Building Type Basics for Senior Living
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Building Type Basics for Senior Living

Perkins Eastman

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eBook - ePub

Building Type Basics for Senior Living

Perkins Eastman

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About This Book

Essential information for the design of senior living facilities

Building Type Basics for Senior Living, Second Edition is your one-stop reference for essential information you need to plan and successfully complete the design of residential care environments for seniors on time and within budget.

Primary authors Bradford Perkins and J. David Hoglund and their Perkins Eastman colleagues—all experts in senior living design—share firsthand knowledge to guide you through all aspects of the design of senior living communities, including independent living and assisted living apartments, and skilled nursing facilities.

This edition features new examples of completed projects and is up to date with the latest developments in senior living design, including coverage of sustainable design, renovation and reinvention, international opportunities, operations, and project financing.

This new edition offers:

  • Numerous photographs, diagrams, and plans
  • A new chapter on issues, trends, and challenges for the senior living industry in the next decade
  • A new chapter devoted to sustainability strategies and considerations
  • Up-to-date coverage of new technologies being implemented in senior living facilities
  • New space programming standards and sample programs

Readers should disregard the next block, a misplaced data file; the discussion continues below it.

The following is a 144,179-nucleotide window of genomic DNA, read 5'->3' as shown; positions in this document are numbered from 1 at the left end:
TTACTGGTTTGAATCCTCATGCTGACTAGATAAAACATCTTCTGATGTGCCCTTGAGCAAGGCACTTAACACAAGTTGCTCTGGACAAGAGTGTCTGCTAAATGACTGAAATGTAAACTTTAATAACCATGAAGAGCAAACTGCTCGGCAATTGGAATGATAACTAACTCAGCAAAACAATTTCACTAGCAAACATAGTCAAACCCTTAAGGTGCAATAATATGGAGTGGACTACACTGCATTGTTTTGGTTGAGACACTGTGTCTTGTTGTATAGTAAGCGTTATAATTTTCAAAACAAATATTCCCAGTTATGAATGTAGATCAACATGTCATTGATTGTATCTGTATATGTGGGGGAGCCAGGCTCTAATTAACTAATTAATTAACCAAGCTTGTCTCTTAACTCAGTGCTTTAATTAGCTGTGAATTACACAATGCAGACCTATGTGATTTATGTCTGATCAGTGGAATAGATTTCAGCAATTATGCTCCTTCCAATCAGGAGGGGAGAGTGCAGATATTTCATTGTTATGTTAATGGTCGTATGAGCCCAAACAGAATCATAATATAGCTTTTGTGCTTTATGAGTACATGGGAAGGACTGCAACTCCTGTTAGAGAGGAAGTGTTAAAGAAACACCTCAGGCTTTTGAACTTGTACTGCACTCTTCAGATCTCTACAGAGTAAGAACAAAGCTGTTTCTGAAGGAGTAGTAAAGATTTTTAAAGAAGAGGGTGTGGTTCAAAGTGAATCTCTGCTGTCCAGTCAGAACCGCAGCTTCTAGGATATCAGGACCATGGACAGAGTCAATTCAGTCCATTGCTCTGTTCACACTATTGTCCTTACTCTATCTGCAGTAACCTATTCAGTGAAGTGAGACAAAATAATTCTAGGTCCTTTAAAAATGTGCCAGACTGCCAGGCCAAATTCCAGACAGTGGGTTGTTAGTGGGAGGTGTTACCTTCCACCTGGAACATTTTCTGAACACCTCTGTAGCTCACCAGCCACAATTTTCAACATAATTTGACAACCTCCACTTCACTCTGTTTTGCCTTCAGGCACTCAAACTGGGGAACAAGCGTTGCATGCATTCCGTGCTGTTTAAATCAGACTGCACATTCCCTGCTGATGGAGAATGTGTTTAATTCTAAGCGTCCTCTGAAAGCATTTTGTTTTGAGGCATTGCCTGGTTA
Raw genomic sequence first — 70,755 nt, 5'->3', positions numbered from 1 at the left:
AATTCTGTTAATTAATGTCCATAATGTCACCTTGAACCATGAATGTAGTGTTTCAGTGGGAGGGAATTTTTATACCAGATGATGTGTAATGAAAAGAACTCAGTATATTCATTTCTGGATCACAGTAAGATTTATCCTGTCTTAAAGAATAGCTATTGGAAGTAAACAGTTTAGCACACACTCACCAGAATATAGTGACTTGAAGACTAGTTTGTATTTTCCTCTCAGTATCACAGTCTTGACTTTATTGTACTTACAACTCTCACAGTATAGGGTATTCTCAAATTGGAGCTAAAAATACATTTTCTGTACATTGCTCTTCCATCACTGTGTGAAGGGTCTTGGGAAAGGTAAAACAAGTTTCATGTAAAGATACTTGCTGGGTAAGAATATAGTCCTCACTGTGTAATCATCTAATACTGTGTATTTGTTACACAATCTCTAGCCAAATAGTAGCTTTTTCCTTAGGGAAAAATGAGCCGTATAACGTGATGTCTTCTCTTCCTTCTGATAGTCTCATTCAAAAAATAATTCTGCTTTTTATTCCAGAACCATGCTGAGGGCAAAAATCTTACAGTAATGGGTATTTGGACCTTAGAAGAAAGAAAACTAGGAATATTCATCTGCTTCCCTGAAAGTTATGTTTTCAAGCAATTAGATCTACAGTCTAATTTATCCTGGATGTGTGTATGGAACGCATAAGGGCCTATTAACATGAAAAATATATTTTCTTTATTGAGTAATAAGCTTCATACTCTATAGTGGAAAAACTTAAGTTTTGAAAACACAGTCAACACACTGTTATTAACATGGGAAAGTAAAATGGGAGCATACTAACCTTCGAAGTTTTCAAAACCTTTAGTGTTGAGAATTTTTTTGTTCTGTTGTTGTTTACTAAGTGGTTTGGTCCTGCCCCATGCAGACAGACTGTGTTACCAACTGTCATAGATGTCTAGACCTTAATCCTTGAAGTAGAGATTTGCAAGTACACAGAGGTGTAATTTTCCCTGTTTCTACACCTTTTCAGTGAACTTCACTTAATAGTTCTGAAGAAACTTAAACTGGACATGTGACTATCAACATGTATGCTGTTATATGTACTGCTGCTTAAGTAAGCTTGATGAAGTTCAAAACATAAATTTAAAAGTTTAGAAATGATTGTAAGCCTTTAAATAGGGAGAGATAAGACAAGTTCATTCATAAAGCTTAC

Like every Building Type Basics book, this conveniently organized quick reference provides authoritative, up-to-date information instantly and saves professionals countless hours of research.

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Information

Publisher
Wiley
Year
2013
ISBN
9781118330180
CHAPTER 1
SENIOR LIVING TODAY
STATE OF THE INDUSTRY
Since the first edition of Building Type Basics for Senior Living in 2004, the senior living industry has expanded and diversified in order to address demographic change. Recent U.S. census numbers reveal a variety of societal transformations. The industry has responded by shifting its focus from the World War II generation to the “silent generation” (some would argue they are not so silent) that matured and raised families in the burgeoning suburbs and witnessed the increase in product branding, the expansion of consumerism, and the invention of fast food. Baby boomers are altering the equation once again, as they seek options for their parents' care and envision themselves growing old. Products of postwar consumerism, they have expectations about services—and their quality and delivery—that do not mesh with the way healthcare and aging services have traditionally been provided.